Before she was named Assistant Director of Public Health Research at Autism Speaks in 2012, Amy Daniels was a globe-trotter. As an Asian studies major, she spent her junior year abroad at Peking University. After college, Daniels went to Ukraine as a Peace Corps volunteer, teaching English at a secondary school and leading youth programs at a social services center for vulnerable children. There, she interacted extensively with children with disabilities, who are often the most neglected in society and often institutionalized. She was struck by both the stark disparities in care and the importance of public health for addressing these children’s substantial needs.
Daniels continued her odyssey with the humanitarian aid non-profit AmeriCares, helping to lead the initial response to disasters such as the tsunami that hit Sri Lanka in December 2004. Her work required her to assess post-disaster needs, which sparked an interest in program evaluation and survey methodology. “I’m sure I did it completely wrong,” she recalls candidly, “because I didn’t have the training yet.”
To add that skill and many others, Daniels enrolled at the Bloomberg School. Her master’s advisor, Shannon Doocy, PhD ’04, who is a faculty member of the JHSPH Center for Refugees and Disaster Response, enlisted Daniels on a project to develop and implement a post-earthquake household survey in Peru. Daniels remembers how excited the JHSPH students were by their survey’s value to the communities on the ground.
In 2006, Daniels interned at the World Health Organization in Geneva, Switzerland, where she crunched data for a global initiative to assess the mental health systems of low- and middle-income countries. It was here that her experiences with program evaluation, needs assessment, and child health and development coalesced and led to pursuing a doctorate in public health in the Department of Mental Health.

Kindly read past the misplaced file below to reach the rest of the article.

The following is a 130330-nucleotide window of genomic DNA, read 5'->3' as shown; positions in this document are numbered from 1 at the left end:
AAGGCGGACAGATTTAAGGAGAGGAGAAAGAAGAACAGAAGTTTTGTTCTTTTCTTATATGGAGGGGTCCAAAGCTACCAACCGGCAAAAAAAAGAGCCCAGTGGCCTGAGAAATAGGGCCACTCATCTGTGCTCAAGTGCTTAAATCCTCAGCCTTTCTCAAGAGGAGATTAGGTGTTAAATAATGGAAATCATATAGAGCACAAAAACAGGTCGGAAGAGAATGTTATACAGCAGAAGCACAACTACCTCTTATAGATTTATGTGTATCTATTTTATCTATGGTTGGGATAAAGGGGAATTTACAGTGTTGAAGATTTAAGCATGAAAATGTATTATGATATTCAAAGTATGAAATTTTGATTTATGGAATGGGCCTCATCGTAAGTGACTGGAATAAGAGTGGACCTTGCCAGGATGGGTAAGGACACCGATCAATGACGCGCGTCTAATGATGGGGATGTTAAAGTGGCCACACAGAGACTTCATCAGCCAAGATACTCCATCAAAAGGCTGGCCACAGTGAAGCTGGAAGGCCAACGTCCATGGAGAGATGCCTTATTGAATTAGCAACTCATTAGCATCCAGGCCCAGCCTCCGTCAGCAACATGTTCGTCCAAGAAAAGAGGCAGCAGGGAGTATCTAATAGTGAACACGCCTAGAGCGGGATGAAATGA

Daniels credits her current position at Autism Speaks to networking with as many people from as many backgrounds as possible, and making connections with other students and faculty who “came from different experiences, different levels of knowledge and expertise,” yet were “open to sharing their experiences and working together.” She describes her advisor, Philip Leaf, and another mentor, David Mandell, as “rock stars” in their respective fields of child mental health services and autism services and policy.
Daniels had analyzed data from the Interactive Autism Network (IAN) research database at the Kennedy Krieger Institute, but after finishing her PhD, she wasn’t entirely committed to academia and considered returning to a nonprofit. Mandell introduced Daniels to a senior staff at Autism Speaks who later hired her. The more she learned about what the organization was doing in the realms of international public health, the more interested she became.
Daniels observes that while individual children are the public face of autism, “there are commonalities. Taking a public health approach helps understand those commonalities and how they translate into challenges and needs at the population level.” Autism is not just defined by core symptoms, such as repetitive behaviors and difficulties with social interaction, but is also accompanied by a wide range of difficulties, from co-morbid health conditions to access to care, that make it very much a public health issue.
Daniels is involved in overseeing and promoting a variety of public health research projects supported by Autism Speaks, including field testing of interventions and studies on risk factors and etiology, particularly genetic and gene environment perspectives. On the global front, she oversees activities in Europe and countries of the former Soviet Union as part of the organization’s Global Autism Public Health initiative.
Finally, Daniels noted that autism may be even more common than is currently believed. The most recent US prevalence estimate is 1 in 68, based on the CDC-funded Autism and Developmental Disabilities Monitoring Network Study. But researchers in South Korea, using more rigorous methodology, found a 1 in 38 prevalence. Findings from the Korea study may indicate that the prevalence of autism in the United States is a significant underestimate. “Regardless of the numbers, what is clear,” Daniels’ notes, “is that existing services are not meeting the growing population and needs of individuals on the spectrum.” As Autism Speaks continues to probe for answers to the puzzle of autism and provide solutions for families, Daniels is combining her passion for serving children with special health needs and her experience in brokering collaborative, evidence-based programs to benefit underserved and marginalized populations.